The challenge also occurs when un-mounted original birds, the recent TE Gunn auction is a very good example, have the potential to find themselves re-located into an original TE Gunn case (contents previously "mothed" or badly faded) with associated original groundwork. The term mothed is a collector's term for insect attack that has caused irreparable damage to the subject. We would prefer to call this restoration, but clearly it was not as the maker intended and one would have to question the motivation of such an act should indeed this be actually happening. The more collectable the Victorian taxidermist the more likely this is to motivate those who wish to undertake this type of activity. A little sad, but then again not exactly surprising. Clearly the rarity of the item tends to reduce its ability to be faked mostly in part due to obtaining a similar quality item from the same period from another source to complete the illusion. Typically these cases are restored and this tends to be obvious when crudely undertaken.
One way to combat forgeries is to look at the site, as you will see on the whole original / restored examples of the Victorian taxidermy art, as well as modern day taxidermist undertaking competent work that pays homage to the Victorian styles. That said, we cannot and do not suggest that all the items show are original, but with reference to Peter Spicer (perhaps being the hardest to fake) and James Hutchings, we feel that most represented on the pages are as near as original , given the 100 plus years that each case has existed. Peter Spicers work is so complex, well executed and requiring not only competent taxidermy, but also superb cabinet making skills and artistic flare when painting water colours that these cases are beyond the skill range of most people these days. We cannot stress the importance of going to both reputable and knowledgeable dealers when purchasing higher value taxidermy by famous Victorian makers. Remember also that a makers label, ivorine disc and etched glass will not ensure that the contents are original. Our personal view and the Merlin's on the Rowland Ward page are a good example of this. That case is actually original (not for sale by the way, we are collectors remember), but lets discuss the hypothetical that the case is not???. The purchase price of the case was 125 pounds. Our view is that who cares if the case is a fake, given the cost to own. You would have to pay more than that for a single legally acquired bird today and then the cost to have it mounted and cased. A modern version of this case could be in excess of 1000 The opposing view would be that if the case was sold for 2500, then we are confident that the new owner would be somewhat aggrieved that it was not original given the financial expenditure involved. Ironically Chris Frost mentions his own experiences of forgeries back in the 1970's, so it seems that money motivated scumbags appear in every generation.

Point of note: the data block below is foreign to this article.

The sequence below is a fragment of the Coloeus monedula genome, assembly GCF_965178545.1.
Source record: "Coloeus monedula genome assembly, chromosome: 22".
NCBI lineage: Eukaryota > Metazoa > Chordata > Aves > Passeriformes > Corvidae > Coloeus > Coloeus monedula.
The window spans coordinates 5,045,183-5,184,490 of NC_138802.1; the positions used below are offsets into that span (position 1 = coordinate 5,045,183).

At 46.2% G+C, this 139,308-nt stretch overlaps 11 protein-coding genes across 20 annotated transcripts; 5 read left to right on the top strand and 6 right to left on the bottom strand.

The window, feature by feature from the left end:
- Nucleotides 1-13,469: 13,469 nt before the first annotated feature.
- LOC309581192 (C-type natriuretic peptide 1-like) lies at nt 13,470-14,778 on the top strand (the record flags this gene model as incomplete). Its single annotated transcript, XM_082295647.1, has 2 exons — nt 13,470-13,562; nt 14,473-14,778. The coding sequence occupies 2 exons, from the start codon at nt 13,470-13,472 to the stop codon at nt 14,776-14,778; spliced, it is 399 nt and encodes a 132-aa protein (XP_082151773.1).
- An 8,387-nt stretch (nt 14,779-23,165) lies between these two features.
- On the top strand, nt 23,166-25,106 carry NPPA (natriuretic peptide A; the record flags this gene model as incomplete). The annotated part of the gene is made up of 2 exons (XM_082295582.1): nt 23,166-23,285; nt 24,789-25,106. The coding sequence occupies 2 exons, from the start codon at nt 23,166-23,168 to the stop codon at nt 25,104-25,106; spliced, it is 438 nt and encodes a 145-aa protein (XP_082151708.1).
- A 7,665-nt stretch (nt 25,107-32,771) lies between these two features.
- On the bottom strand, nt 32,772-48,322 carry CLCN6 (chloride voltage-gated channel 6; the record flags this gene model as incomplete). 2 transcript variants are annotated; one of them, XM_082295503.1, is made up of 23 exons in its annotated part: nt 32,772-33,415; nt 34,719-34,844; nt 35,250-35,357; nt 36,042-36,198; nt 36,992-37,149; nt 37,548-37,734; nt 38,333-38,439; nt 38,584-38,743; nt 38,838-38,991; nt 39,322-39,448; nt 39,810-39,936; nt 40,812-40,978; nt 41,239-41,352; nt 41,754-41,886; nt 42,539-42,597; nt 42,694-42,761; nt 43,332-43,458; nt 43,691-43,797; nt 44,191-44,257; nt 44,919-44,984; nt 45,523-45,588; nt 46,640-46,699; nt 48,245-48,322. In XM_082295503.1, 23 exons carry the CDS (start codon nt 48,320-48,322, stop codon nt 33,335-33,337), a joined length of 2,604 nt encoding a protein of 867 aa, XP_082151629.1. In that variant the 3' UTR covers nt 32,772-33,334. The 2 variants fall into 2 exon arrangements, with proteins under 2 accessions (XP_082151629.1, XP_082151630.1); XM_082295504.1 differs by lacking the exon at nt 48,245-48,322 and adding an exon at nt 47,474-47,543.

How do you protect yourself???. Original cases are exactly that, original. They tend to be un-opened and retain all of the issues associated with the case being in excess of 100 years old. Arsenic bloom on the inside of the case tends to suggest that the internal elements of the case have not been cleaned. Beading and paper taping should always look as though it has never been removed and or restored. Cases should look as though they have been around for 100 plus years, that said however that is also no guarantee that the contents are by the maker suggested on the label or etched glass. Newly painted cases could have the potential to have been "messed with", a term that generically describes cases in the collecting world that have a question mark placed upon them. Merely possessing a trade label, etched glass and data is not sufficient to convey originality. Look at the mount, does it look old, has it faded with age, do the colours look bright as if created yesterday. With birds glass eyes were the norm in the Victorian era, but have been replaced with more modern synthetic materials today. Glass eyes have a very different look to the modern versions. Feathers on birds also tend to curl with age, in particular the primary wing and tail feathers. More modern mounts tend not exhibit such traits. Look at the mount in context also with the general condition of the overall case. This is by no means a full proof method but it is a start. Also bear in mind that the more expensive the item, the more likely it is to be faked. Rowland Ward is going to attract more interest from the forgers than say W.H.Vignoe from Cornwall, the latter tends not be faked due to the poor overall quality of the mounts, groundwork and cases and the low sale price. Why would you bother, why indeed. You may also run the risk that when purchasing say a Victorian case that contains a Tawny Owl that the Owl is in fact a modern mount masquerading as an Old bird. You may also at this point be breaking the law, so caution is always advised. If you find yourself in this position it may pay you to consult with www.Taxidermylaw.co.uk, for specialist advice as to how to deal with such an event. Kim has written an article on this very subject and his advice is worth having.
Just a quick statement for all you Ebay fans who so frequently use the term in your descriptions that "The item pre-dates 1947", so it does not require a licence. To use the term in your defence is not enough. You, in order to use that term, need to be able to prove, with the use of documented provenance that the items actually has been created before 1947. Otherwise the term and your ability to use the term is no defence. Our closing statement can only be "Caveat Emptor" when acquiring or be happy with the end result. I personally have never paid anything like some of the sums involved and paid by others to ever be concerned. A trait, that I shall continue going forward. As Oscar Wilde put it in specific reference to humanity but it works just as well here, that "Nowdays people know the price of everything, but the value of nothing If you would like to see what items cost (but not necessarily reflective of their value) then go to hppt://www.taxidermy4cash.com/value.html
Victorian Coot by Bryant from The Andy Henry Collection.